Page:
Senegal: thousands of people celebrate the tenth anniversary of the demonstration which prevented the ex-president from leaving his third term

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Thousands of people in Dakar, the capital of Senegal, on Wednesday commemorated the tenth anniversary of the June 23, 2011 demonstration that barred former President Abdoulaye Wade from a third term, and called for a “no third term. For the current president Macky Sall.

But it’s almost like déjà vu. Wednesday’s anniversary transformed a protest that called for a ban on a possible third term for current President Macky Sall.

Mr. Sall, elected in the second round in 2012 against Abdoulaye Wade and reelected in 2019, remained silent on his intentions in 2024.

A few thousand people gathered in the Grand Yoff district, at the call of the Movement for the Defense of Democracy (M2D), a militant group supporting Ousmane Sonko, who is expected to be Mr. Sall’s main opponent in the event of a candidacy .

“Ten years later, we are still firmly opposed to the violation of the Constitution. Macky Sall is not entitled to a third term. He must leave,” said education unionist Dame Mbodj.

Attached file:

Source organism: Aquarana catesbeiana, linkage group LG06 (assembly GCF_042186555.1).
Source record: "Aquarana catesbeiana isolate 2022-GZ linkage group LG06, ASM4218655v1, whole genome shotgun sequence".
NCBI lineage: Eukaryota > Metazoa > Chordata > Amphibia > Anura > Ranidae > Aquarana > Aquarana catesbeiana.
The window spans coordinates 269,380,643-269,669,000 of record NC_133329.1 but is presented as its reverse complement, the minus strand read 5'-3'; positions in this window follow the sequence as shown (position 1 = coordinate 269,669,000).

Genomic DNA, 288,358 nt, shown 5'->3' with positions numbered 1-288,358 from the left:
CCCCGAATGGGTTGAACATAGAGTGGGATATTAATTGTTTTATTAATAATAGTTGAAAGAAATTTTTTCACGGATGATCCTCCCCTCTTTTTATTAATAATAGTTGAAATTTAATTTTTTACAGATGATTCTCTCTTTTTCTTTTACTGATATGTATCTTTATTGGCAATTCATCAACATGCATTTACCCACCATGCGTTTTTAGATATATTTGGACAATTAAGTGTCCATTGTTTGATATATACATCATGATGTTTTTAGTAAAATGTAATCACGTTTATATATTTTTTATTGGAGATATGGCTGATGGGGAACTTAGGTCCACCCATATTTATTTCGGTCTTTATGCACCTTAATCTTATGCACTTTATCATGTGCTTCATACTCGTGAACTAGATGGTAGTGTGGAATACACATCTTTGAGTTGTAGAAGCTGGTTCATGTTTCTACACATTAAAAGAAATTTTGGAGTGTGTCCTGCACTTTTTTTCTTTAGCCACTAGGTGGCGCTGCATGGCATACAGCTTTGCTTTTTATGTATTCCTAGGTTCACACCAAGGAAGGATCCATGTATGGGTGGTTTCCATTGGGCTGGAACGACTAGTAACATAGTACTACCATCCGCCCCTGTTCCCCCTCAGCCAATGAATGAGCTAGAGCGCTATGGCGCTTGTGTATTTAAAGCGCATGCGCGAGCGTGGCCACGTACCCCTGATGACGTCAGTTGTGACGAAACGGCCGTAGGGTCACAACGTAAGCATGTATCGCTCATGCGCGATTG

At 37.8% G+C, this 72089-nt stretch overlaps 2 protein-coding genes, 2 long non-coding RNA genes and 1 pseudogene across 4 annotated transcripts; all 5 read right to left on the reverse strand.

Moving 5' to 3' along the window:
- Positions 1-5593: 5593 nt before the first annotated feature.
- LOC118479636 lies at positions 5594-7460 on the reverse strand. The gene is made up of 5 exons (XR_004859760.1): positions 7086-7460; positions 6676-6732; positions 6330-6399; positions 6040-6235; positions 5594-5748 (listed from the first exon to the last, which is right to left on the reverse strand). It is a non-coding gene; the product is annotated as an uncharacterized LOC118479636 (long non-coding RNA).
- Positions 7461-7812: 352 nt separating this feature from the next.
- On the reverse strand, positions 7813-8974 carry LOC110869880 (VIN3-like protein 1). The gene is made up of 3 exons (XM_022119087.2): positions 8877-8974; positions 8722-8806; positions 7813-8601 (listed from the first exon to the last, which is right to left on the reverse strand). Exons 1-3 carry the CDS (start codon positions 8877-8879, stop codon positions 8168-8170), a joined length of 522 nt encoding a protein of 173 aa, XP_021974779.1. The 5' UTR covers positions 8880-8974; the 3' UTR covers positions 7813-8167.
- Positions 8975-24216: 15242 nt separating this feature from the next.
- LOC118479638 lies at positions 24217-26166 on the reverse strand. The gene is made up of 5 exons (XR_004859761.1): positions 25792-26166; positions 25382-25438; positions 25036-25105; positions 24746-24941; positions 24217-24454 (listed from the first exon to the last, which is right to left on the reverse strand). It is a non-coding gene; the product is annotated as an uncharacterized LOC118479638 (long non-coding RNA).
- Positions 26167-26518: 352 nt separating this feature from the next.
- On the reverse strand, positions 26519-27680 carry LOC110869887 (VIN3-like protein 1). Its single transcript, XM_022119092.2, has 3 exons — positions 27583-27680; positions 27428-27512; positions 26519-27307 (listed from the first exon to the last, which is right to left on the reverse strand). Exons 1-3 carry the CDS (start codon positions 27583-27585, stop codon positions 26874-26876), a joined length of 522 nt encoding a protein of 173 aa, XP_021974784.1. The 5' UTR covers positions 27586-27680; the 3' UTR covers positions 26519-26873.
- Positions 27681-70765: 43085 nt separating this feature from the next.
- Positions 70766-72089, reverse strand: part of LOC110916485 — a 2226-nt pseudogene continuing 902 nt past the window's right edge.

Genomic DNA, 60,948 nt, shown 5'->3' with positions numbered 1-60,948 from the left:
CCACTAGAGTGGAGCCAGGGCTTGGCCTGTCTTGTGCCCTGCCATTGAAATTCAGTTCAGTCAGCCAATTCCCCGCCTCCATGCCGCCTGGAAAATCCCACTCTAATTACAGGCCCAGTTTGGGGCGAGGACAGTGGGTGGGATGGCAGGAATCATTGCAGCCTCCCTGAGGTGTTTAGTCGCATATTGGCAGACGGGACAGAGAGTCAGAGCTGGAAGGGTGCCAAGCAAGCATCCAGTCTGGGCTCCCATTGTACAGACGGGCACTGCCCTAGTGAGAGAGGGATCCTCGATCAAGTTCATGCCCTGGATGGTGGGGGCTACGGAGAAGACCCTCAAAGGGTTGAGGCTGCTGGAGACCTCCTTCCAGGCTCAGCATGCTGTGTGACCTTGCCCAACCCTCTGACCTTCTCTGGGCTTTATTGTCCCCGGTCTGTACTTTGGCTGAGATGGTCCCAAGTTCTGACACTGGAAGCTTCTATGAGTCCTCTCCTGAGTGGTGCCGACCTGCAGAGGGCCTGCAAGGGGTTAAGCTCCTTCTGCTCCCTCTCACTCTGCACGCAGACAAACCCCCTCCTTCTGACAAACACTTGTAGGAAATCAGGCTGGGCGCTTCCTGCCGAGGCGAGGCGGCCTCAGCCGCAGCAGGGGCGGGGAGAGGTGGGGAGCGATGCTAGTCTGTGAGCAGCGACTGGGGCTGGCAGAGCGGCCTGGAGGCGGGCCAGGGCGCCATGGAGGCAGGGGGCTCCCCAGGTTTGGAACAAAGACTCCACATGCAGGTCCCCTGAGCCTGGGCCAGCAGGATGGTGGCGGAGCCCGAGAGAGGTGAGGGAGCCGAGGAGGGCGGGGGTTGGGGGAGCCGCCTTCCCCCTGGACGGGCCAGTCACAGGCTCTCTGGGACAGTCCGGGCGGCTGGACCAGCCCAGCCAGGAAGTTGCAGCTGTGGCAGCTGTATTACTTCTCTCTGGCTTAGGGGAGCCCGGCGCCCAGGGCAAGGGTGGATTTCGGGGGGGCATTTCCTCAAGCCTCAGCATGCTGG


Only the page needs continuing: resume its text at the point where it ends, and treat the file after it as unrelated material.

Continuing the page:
“Senegal tampi”, “the Senegalese are tired,” chanted the demonstrators, a slogan in vogue for several weeks.

At the same time, several thousand people converged on the Place de la Nation at the call of the June 23 Movement (M23) born ten years ago from the protest against Abdoulaye Wade. Organizations supporting the president joined the call, arguing that their members and Macky Sall himself also participated in the 2011 protests.

Signs of support for Macky Sall, such as T-shirts bearing his name, were everywhere. Social Economy Minister Zahra Iyane Thiam denied that it was a pro-Macky Sall protest.

“All the actors of 2011 are there, with a few exceptions,” and the people came “to applaud the achievements of the president,” she told AFP. The participants in the competing demonstration “are opponents who were not in combat in 2011,” she said.

Some initiators and participants in the 2011 mobilization are now in the presidential majority, others in the opposition, others have taken a step back.

June 23, 2011 is remembered as a day of demonstrations and violence against Abdoulaye Wade’s plan to revise the constitution.

Mr. Wade, elected in 2000 and re-elected in 2007, had the Council of Ministers approved a modification of the presidential election allowing the election of a president / vice-president ticket with 25% of the votes in the first round.

This plan is denounced not only as opening the way to a third term, but also as laying the foundations for a dynastic evolution of power, for the benefit of his son.


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